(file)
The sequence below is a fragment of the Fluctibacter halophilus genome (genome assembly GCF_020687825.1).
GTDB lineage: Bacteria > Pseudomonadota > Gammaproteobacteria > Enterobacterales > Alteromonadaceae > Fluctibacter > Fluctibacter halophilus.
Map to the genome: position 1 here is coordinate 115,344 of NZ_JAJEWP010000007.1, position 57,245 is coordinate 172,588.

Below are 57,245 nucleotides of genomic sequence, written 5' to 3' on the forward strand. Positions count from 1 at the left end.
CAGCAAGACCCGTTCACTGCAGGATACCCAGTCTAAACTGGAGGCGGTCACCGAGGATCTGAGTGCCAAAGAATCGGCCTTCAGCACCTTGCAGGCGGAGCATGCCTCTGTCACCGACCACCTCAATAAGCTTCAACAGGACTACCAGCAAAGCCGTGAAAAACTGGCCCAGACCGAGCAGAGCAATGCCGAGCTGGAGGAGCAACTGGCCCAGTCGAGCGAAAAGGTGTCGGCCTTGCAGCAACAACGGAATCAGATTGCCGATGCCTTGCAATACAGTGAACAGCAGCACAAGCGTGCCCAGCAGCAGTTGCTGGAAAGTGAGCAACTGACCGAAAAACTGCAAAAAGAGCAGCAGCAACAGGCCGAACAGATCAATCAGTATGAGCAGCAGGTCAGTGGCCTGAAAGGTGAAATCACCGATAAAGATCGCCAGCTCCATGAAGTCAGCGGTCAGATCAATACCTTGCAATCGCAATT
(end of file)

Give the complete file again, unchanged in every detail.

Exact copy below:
The sequence below is a fragment of the Fluctibacter halophilus genome (genome assembly GCF_020687825.1).
GTDB lineage: Bacteria > Pseudomonadota > Gammaproteobacteria > Enterobacterales > Alteromonadaceae > Fluctibacter > Fluctibacter halophilus.
Map to the genome: position 1 here is coordinate 115,344 of NZ_JAJEWP010000007.1, position 57,245 is coordinate 172,588.

Below are 57,245 nucleotides of genomic sequence, written 5' to 3' on the forward strand. Positions count from 1 at the left end.
CAGCAAGACCCGTTCACTGCAGGATACCCAGTCTAAACTGGAGGCGGTCACCGAGGATCTGAGTGCCAAAGAATCGGCCTTCAGCACCTTGCAGGCGGAGCATGCCTCTGTCACCGACCACCTCAATAAGCTTCAACAGGACTACCAGCAAAGCCGTGAAAAACTGGCCCAGACCGAGCAGAGCAATGCCGAGCTGGAGGAGCAACTGGCCCAGTCGAGCGAAAAGGTGTCGGCCTTGCAGCAACAACGGAATCAGATTGCCGATGCCTTGCAATACAGTGAACAGCAGCACAAGCGTGCCCAGCAGCAGTTGCTGGAAAGTGAGCAACTGACCGAAAAACTGCAAAAAGAGCAGCAGCAACAGGCCGAACAGATCAATCAGTATGAGCAGCAGGTCAGTGGCCTGAAAGGTGAAATCACCGATAAAGATCGCCAGCTCCATGAAGTCAGCGGTCAGATCAATACCTTGCAATCGCAATT